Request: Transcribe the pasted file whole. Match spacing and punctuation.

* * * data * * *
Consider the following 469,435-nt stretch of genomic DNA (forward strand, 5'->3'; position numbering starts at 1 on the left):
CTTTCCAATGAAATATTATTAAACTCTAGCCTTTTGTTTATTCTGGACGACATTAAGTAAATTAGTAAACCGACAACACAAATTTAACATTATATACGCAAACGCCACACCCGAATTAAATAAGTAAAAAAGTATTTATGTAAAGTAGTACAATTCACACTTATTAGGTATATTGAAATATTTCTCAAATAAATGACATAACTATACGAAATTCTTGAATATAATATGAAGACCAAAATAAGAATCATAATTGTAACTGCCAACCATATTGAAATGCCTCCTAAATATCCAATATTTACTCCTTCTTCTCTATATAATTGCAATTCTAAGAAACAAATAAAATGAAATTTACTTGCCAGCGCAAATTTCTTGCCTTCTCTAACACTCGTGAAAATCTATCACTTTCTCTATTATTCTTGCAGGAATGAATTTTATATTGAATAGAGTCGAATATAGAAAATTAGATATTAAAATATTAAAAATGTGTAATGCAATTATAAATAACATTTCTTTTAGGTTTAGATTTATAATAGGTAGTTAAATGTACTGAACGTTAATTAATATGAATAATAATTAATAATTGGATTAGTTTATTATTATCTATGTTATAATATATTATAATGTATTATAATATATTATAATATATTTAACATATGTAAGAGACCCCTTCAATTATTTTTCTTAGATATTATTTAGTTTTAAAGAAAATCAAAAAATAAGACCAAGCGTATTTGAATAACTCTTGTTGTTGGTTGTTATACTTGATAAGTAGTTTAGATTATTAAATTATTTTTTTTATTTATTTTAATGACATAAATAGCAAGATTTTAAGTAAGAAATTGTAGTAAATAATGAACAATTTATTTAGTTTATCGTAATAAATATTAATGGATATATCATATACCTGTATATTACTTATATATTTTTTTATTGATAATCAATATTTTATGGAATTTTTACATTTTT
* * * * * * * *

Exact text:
Consider the following 469,435-nt stretch of genomic DNA (forward strand, 5'->3'; position numbering starts at 1 on the left):
CTTTCCAATGAAATATTATTAAACTCTAGCCTTTTGTTTATTCTGGACGACATTAAGTAAATTAGTAAACCGACAACACAAATTTAACATTATATACGCAAACGCCACACCCGAATTAAATAAGTAAAAAAGTATTTATGTAAAGTAGTACAATTCACACTTATTAGGTATATTGAAATATTTCTCAAATAAATGACATAACTATACGAAATTCTTGAATATAATATGAAGACCAAAATAAGAATCATAATTGTAACTGCCAACCATATTGAAATGCCTCCTAAATATCCAATATTTACTCCTTCTTCTCTATATAATTGCAATTCTAAGAAACAAATAAAATGAAATTTACTTGCCAGCGCAAATTTCTTGCCTTCTCTAACACTCGTGAAAATCTATCACTTTCTCTATTATTCTTGCAGGAATGAATTTTATATTGAATAGAGTCGAATATAGAAAATTAGATATTAAAATATTAAAAATGTGTAATGCAATTATAAATAACATTTCTTTTAGGTTTAGATTTATAATAGGTAGTTAAATGTACTGAACGTTAATTAATATGAATAATAATTAATAATTGGATTAGTTTATTATTATCTATGTTATAATATATTATAATGTATTATAATATATTATAATATATTTAACATATGTAAGAGACCCCTTCAATTATTTTTCTTAGATATTATTTAGTTTTAAAGAAAATCAAAAAATAAGACCAAGCGTATTTGAATAACTCTTGTTGTTGGTTGTTATACTTGATAAGTAGTTTAGATTATTAAATTATTTTTTTTATTTATTTTAATGACATAAATAGCAAGATTTTAAGTAAGAAATTGTAGTAAATAATGAACAATTTATTTAGTTTATCGTAATAAATATTAATGGATATATCATATACCTGTATATTACTTATATATTTTTTTATTGATAATCAATATTTTATGGAATTTTTACATTTTT